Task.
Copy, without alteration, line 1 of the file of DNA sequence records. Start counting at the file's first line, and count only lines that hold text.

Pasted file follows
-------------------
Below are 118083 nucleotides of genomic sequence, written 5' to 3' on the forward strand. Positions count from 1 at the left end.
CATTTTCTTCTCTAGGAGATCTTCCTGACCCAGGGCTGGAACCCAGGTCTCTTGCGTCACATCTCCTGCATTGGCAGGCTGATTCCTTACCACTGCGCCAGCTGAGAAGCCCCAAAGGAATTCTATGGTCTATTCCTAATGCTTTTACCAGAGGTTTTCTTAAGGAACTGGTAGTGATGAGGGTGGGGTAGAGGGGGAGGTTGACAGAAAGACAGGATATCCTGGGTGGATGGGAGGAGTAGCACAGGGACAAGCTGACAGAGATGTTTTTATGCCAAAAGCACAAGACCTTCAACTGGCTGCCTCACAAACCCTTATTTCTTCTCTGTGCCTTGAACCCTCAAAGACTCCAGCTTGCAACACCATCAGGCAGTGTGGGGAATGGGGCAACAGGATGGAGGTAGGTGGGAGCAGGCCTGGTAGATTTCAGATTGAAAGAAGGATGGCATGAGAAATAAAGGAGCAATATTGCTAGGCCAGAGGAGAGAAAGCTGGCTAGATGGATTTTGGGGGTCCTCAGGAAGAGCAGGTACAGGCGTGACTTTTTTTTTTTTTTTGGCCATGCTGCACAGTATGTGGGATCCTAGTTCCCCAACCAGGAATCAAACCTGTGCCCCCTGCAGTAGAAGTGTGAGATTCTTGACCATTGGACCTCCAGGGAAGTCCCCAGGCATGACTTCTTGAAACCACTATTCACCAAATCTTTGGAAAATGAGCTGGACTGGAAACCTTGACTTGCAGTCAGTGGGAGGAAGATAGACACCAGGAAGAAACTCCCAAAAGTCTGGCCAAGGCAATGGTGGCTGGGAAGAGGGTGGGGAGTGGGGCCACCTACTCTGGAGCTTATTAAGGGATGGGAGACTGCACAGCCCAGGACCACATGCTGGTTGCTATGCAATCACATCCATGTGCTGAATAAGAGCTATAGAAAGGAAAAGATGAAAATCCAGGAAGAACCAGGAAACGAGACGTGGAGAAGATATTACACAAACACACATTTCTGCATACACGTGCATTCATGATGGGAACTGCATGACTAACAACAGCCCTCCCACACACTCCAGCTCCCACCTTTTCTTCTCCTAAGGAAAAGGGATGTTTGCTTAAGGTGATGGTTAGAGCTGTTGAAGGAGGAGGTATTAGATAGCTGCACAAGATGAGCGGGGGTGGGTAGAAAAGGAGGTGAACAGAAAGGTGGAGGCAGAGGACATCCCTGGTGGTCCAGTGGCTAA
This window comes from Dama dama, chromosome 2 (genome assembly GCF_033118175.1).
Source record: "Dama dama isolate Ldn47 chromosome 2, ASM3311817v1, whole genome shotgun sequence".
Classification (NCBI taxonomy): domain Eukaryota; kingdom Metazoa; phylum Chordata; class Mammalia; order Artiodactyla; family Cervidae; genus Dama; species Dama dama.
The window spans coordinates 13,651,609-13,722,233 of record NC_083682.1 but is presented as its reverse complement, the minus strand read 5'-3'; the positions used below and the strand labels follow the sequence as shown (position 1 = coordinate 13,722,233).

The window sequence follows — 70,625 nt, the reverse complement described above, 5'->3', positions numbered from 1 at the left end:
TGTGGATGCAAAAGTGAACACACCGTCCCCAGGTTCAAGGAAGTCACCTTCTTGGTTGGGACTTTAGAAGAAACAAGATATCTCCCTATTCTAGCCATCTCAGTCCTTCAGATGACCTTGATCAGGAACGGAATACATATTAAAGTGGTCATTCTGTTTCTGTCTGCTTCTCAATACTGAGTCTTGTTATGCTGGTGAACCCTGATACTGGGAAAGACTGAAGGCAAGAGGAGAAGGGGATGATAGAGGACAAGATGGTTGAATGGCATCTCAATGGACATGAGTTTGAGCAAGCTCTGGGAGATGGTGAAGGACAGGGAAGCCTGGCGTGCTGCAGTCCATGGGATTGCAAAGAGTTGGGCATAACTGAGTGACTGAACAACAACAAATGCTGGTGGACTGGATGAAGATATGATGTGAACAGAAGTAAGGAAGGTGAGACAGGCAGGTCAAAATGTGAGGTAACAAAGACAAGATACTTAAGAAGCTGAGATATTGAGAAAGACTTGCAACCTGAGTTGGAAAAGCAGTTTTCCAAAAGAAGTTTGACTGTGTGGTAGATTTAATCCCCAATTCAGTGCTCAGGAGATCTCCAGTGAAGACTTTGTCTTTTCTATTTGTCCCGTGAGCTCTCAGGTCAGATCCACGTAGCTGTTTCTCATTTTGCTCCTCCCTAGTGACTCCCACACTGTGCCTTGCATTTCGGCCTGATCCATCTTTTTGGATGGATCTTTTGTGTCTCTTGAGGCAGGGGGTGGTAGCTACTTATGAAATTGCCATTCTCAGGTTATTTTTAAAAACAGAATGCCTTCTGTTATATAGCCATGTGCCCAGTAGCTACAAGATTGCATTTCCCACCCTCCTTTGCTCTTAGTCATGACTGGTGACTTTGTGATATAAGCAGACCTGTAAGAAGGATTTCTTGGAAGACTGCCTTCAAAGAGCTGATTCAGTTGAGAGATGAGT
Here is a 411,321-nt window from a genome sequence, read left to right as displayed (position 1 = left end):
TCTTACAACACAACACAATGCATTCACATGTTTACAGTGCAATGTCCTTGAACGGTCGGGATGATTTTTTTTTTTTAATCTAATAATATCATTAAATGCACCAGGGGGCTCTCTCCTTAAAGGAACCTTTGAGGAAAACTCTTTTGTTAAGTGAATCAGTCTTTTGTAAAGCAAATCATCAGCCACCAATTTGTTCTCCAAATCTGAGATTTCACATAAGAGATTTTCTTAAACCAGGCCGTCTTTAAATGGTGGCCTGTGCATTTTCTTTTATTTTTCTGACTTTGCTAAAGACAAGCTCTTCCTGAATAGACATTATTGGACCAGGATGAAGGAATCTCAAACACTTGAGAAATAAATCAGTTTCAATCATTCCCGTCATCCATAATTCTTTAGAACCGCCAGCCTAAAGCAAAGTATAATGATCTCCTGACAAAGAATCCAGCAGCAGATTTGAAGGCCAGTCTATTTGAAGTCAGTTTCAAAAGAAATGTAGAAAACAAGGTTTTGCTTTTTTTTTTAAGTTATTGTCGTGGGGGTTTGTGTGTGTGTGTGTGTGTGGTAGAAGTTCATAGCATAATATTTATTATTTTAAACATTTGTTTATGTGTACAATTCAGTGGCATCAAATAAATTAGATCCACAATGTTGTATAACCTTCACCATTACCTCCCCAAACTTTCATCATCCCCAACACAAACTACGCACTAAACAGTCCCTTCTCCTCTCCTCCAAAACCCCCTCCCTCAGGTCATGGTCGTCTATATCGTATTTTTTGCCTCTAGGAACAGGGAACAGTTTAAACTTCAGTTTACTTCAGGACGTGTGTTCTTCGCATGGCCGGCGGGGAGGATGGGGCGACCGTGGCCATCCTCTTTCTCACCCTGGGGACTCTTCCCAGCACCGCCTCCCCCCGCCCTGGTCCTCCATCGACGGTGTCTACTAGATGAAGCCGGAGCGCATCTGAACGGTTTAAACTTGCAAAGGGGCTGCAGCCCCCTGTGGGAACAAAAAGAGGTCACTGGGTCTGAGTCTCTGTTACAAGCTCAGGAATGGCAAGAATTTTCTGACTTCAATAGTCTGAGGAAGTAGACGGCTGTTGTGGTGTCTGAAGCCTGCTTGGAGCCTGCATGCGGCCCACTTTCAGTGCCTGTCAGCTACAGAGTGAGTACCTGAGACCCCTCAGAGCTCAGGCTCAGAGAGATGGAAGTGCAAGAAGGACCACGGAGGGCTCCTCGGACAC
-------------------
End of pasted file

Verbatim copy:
Below are 118083 nucleotides of genomic sequence, written 5' to 3' on the forward strand. Positions count from 1 at the left end.